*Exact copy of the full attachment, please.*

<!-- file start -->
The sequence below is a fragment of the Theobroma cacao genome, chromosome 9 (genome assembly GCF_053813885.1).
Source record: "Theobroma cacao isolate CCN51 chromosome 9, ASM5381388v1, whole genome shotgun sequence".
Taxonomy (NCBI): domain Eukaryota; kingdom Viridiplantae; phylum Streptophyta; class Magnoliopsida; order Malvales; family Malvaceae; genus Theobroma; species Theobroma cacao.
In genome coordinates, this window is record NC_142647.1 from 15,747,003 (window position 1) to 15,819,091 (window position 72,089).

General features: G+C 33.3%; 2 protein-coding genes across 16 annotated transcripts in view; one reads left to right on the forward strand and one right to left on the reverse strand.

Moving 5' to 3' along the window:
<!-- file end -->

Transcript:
The sequence below is a fragment of the Theobroma cacao genome, chromosome 9 (genome assembly GCF_053813885.1).
Source record: "Theobroma cacao isolate CCN51 chromosome 9, ASM5381388v1, whole genome shotgun sequence".
Taxonomy (NCBI): domain Eukaryota; kingdom Viridiplantae; phylum Streptophyta; class Magnoliopsida; order Malvales; family Malvaceae; genus Theobroma; species Theobroma cacao.
In genome coordinates, this window is record NC_142647.1 from 15,747,003 (window position 1) to 15,819,091 (window position 72,089).

General features: G+C 33.3%; 2 protein-coding genes across 16 annotated transcripts in view; one reads left to right on the forward strand and one right to left on the reverse strand.

Moving 5' to 3' along the window: